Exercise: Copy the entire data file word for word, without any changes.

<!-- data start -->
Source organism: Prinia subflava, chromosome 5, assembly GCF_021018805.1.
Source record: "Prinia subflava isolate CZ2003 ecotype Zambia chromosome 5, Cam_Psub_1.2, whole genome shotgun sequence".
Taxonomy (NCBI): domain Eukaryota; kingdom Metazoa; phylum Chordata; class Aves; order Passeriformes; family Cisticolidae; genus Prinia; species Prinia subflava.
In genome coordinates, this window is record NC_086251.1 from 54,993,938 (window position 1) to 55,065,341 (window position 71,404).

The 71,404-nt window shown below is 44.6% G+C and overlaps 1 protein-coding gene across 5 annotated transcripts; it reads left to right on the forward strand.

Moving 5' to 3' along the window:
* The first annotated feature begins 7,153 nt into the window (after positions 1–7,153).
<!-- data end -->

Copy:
Source organism: Prinia subflava, chromosome 5, assembly GCF_021018805.1.
Source record: "Prinia subflava isolate CZ2003 ecotype Zambia chromosome 5, Cam_Psub_1.2, whole genome shotgun sequence".
Taxonomy (NCBI): domain Eukaryota; kingdom Metazoa; phylum Chordata; class Aves; order Passeriformes; family Cisticolidae; genus Prinia; species Prinia subflava.
In genome coordinates, this window is record NC_086251.1 from 54,993,938 (window position 1) to 55,065,341 (window position 71,404).

The 71,404-nt window shown below is 44.6% G+C and overlaps 1 protein-coding gene across 5 annotated transcripts; it reads left to right on the forward strand.

Moving 5' to 3' along the window:
* The first annotated feature begins 7,153 nt into the window (after positions 1–7,153).